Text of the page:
The apparent market leader in “smart watches” will be the Pebble Watch. The next products to challenge for the lead will have names like the Cookoo, I’m Watch, Meta Watch, Casio G-Shock GB-6900 and Martian.

Come on! What does a discussion of new “smart watches” have to do with a bankruptcy blog? It has lots to do with bankruptcy!

First, every single one of the “smart watch” products have something on common, says Mr. Pogue. The concept behind each prototype was first floated on Kickstarter.com, a website where people with an idea seek donors who would contribute to their prototype.

Second, if you have an idea for something like the smart watch and you file for bankruptcy, what happens to your idea? Can your idea be taken away from you as intellectual property to be sold with the proceeds distributed to your creditors? If you have an idea, when should you post it on Kickstarter.com for funding requests?

The answer is “yes”, you can lose rights to your great ideas in bankruptcy. Your idea can be taken away by the bankruptcy court trustee and sold to the highest bidder. So if you are on to something big like the “smart watch” at the same time you are struggling with debts, you might want to file for bankruptcy before you do any significant marketing or development work on your invention, and you should certainly file for bankruptcy before you ever post your idea or invention on Kickstarter.com.

Could an idea of yours find funding on Kickstarter.com and even lead to post-bankruptcy riches if you are “discovered” by the right people? Very possibly yes, as Kickstarter.com does not limit participation to technology and physical inventions, but welcomes performance artists, musicians, authors, and fashion designers. Kickstarter.com wasn’t established just to help inventors to make money by finding a financial backer to buy your idea. Kickstarter.com may enable you to develop something of benefit to humankind that you otherwise would not have the resources to pursue. It is a platform for sharing ideas and for connecting ideas with crowd sourced funding.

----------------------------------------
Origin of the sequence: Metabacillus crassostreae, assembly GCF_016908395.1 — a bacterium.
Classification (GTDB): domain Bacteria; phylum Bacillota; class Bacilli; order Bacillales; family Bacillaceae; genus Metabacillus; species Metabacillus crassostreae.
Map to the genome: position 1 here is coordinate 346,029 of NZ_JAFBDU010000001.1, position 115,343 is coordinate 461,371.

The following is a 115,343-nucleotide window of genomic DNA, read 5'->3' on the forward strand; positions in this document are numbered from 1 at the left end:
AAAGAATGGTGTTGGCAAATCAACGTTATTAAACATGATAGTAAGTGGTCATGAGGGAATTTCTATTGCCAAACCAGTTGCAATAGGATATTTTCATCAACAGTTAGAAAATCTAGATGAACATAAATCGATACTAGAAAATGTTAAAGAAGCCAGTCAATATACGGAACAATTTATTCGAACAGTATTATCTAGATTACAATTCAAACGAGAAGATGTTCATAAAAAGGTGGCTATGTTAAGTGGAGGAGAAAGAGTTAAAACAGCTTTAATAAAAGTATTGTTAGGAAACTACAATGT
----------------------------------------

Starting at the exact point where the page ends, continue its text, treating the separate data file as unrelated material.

Don’t discount your ideas. Even seemingly weird ideas might find funding on Kickstarter.com. Venture capitalists and Fortune 500 companies now regularly scan Kickstarter.com to find promising ideas and concepts that they might fund and develop. This is how the “smart watch” idea was discovered, says Mr. Pogue.

Check back soon for part two of this blog post that will include actual success stories from Kickstarter.com and more great ideas!

Hollywood secrets: 7 big stars and their almost unknown bankruptcies and bonus: 8 best uses for the first $1,000 of your tax refund

Even after a long day of sympathizing with clients as they share financial troubles, I still have ample appetite to consume the latest news story of a celebrity’s financial train wreck.   I cannot pass up a headline announcing the latest financial woes of the famous and telegenic.  Even after a 20 client day, I will still pause to read about a celebrity debt default.   I sometimes ask myself:  How could all of that talent, fame and fortune leave one insolvent? How ever did it happen?

 The layout of this blog post is unique:  following every (ho-hum, yawn) financial inspiration tip of what one might do with the first $1,000 of any tax refund is a little tiny tidbit of irresistible celebrity financial muckraking.

 You will get seven celebrity financial crashes and eight financial advice tips about how you might spend the first $1,000 of your tax refund – all mixed in one package.  I think that is a square deal.

Enjoy!

The average tax refund is $2,913.00 – some of this is understandably might used for “catch-up” on household obligations or to repair aging vehicles.  But if you can spare $1,000.00 of the refund, consider using the $1,000.00 for the benefit of your financial future – so I present eight tips about how to best use $1,000.00 of your 2012 tax refund.

 But on to the crashing celebrities:  We almost all know about Mike Tyson’s 2003 filing for bankruptcy protection and Anna Nicole Smith’s two filings.   But did you know about Walt Disney’s bankruptcy filing?  After bankrupting at age 21, he went on to found a company that grossed $38 billion in revenue last year.

Some of our most loved and respected celebrity entertainers have faced financial woes and were able to reconstruct their lives and finances with the assistance of the US Bankruptcy Courts.